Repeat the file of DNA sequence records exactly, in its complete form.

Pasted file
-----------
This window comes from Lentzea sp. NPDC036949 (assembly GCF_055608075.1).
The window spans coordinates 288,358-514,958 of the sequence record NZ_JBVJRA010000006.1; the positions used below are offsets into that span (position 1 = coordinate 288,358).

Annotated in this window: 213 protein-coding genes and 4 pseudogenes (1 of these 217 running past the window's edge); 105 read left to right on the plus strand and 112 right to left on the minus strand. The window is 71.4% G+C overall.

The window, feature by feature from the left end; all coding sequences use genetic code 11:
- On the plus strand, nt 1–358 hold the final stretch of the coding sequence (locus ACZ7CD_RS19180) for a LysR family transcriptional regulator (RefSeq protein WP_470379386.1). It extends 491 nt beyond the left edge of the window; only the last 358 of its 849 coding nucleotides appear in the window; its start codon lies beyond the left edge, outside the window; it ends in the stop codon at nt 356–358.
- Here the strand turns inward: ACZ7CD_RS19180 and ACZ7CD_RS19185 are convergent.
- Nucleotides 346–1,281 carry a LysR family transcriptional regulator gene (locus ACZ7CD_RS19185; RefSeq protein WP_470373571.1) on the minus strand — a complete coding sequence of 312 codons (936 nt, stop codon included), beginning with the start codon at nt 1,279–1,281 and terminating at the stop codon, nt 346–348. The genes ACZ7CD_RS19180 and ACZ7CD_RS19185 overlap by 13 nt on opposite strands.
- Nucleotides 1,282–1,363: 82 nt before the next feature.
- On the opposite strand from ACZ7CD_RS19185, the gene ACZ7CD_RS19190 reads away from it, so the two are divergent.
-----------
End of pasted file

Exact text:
This window comes from Lentzea sp. NPDC036949 (assembly GCF_055608075.1).
The window spans coordinates 288,358-514,958 of the sequence record NZ_JBVJRA010000006.1; the positions used below are offsets into that span (position 1 = coordinate 288,358).

Annotated in this window: 213 protein-coding genes and 4 pseudogenes (1 of these 217 running past the window's edge); 105 read left to right on the plus strand and 112 right to left on the minus strand. The window is 71.4% G+C overall.

The window, feature by feature from the left end; all coding sequences use genetic code 11:
- On the plus strand, nt 1–358 hold the final stretch of the coding sequence (locus ACZ7CD_RS19180) for a LysR family transcriptional regulator (RefSeq protein WP_470379386.1). It extends 491 nt beyond the left edge of the window; only the last 358 of its 849 coding nucleotides appear in the window; its start codon lies beyond the left edge, outside the window; it ends in the stop codon at nt 356–358.
- Here the strand turns inward: ACZ7CD_RS19180 and ACZ7CD_RS19185 are convergent.
- Nucleotides 346–1,281 carry a LysR family transcriptional regulator gene (locus ACZ7CD_RS19185; RefSeq protein WP_470373571.1) on the minus strand — a complete coding sequence of 312 codons (936 nt, stop codon included), beginning with the start codon at nt 1,279–1,281 and terminating at the stop codon, nt 346–348. The genes ACZ7CD_RS19180 and ACZ7CD_RS19185 overlap by 13 nt on opposite strands.
- Nucleotides 1,282–1,363: 82 nt before the next feature.
- On the opposite strand from ACZ7CD_RS19185, the gene ACZ7CD_RS19190 reads away from it, so the two are divergent.